Because a Bet's a Bet

I love Baseball.  I have always loved Baseball and once kept scrapbooks with lineups of the Yankees and the Cubs and oh yes, my beloved Tigers.  Until my cousin Buck was born when I was 14, I was my granddad's only grand son.  I was a tomboy extraordinaire who climbed trees and fought boys and played ball.  I sat at his feet on Saturday mornings while we watched the game and listened to Dizzy Dean explain the plays.  I hated the Umps as much as Daddy Dwight (unless they called the play in our team's favor).  I pulled for the damn Yankees with a passion and still do.  I love the Cubbies because they are underdogs and deserve my concern.  But back to the 1958 Billy Martin was my favorite...perhaps I was influenced by my Grandfather's roaring his name.  Perhaps.  And then there was Sparky Anderson, one of the best managers in baseball in my opinion.  But I'm not here to sing the praises of the, I bow to the fates of the field and give all honor to the Red Sox.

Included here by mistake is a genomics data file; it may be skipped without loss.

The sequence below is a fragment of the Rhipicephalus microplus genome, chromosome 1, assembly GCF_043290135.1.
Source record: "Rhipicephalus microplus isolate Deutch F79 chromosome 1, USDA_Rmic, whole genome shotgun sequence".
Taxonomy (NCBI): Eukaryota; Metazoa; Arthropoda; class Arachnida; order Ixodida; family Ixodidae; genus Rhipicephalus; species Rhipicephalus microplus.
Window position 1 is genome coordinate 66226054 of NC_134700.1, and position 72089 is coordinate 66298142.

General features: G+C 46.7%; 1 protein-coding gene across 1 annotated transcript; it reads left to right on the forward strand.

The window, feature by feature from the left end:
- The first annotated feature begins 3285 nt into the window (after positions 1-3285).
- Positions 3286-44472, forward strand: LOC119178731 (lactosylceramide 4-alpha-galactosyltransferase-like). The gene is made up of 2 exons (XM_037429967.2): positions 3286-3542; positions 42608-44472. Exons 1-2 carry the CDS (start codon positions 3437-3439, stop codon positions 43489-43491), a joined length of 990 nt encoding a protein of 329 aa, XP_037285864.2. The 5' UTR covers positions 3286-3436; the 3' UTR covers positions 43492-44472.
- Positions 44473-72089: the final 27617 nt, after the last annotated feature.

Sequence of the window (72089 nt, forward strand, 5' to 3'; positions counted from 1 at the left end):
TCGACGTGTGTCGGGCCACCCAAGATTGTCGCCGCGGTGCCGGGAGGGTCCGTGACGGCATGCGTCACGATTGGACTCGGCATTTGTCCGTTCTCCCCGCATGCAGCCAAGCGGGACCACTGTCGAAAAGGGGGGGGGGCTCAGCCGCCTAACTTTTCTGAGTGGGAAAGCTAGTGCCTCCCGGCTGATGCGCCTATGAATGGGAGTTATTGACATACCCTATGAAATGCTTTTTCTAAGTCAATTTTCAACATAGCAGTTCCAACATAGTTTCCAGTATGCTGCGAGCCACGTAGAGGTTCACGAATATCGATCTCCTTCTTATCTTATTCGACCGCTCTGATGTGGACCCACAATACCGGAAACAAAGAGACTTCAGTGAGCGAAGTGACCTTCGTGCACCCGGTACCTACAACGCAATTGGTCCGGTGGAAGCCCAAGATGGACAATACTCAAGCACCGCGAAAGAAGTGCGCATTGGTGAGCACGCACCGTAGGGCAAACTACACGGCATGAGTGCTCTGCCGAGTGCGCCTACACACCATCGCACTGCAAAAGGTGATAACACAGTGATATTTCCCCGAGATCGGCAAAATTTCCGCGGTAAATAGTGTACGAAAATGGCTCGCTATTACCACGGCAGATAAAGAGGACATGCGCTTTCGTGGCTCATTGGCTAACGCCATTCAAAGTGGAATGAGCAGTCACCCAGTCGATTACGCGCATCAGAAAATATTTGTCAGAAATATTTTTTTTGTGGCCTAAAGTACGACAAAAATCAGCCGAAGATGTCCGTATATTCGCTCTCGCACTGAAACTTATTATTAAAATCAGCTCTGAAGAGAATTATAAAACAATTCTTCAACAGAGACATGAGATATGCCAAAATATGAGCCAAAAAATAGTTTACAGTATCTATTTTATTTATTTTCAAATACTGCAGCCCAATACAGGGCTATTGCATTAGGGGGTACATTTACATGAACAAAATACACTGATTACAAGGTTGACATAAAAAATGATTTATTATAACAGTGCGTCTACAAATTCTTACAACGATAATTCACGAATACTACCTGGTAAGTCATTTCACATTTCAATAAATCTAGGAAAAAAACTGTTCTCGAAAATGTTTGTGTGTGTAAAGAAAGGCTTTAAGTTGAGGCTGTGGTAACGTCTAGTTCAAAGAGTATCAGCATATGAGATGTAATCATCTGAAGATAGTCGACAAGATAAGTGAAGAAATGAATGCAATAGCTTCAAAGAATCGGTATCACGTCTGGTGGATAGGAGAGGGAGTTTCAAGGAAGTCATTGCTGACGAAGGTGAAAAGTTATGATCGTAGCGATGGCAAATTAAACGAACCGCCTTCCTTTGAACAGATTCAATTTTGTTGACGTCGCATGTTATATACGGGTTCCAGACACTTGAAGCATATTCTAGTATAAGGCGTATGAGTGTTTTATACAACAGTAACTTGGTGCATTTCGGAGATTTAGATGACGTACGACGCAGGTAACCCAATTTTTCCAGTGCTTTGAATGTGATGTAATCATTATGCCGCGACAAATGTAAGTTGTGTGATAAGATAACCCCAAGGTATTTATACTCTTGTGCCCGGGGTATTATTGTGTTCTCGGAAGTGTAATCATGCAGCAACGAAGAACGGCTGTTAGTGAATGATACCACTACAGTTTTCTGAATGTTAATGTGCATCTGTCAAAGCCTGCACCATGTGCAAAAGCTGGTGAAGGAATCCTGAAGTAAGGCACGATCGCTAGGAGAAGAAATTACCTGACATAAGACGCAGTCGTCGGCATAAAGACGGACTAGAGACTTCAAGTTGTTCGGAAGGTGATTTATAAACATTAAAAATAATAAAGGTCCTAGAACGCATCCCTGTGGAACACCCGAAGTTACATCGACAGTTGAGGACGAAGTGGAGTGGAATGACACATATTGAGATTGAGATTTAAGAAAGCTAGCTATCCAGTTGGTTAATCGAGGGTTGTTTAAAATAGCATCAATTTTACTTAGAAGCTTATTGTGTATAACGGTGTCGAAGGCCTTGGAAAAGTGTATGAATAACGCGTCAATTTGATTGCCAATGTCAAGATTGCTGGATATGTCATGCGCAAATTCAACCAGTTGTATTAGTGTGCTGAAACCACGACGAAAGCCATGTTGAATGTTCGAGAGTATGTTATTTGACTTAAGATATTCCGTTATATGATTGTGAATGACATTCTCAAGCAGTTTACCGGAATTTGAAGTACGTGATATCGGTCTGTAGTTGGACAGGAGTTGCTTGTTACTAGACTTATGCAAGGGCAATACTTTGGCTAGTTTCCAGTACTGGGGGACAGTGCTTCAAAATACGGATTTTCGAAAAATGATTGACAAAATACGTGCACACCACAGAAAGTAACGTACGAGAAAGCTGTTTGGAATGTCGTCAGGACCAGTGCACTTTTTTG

Just so we all are clear here, my buddy Suldog presented me with a wager.  If the Tigers won to advance to the series he would post about it, if the Sox won, well the job fell to me.  I have never rooted for the Red Sox.  I am also a Yankees fan.  It galls me to admit that the Tigers fell to the Sox but there you have it...they played better.  If they hadn't played better, then you would be reading Suldog's post about the Tigers.  And mind you, I got up off my sick bed (I have the flu) to uphold my end of the bargain.   So this post is for  because he is a pal and I made a promise.  Homage to you Red Sox...and I'm not gagging because I said your name.  I have the FLU for cripes sake.  Now get out there and show them Cards how the game is played!

Wednesday, October 9, 2013

Once Upon a Time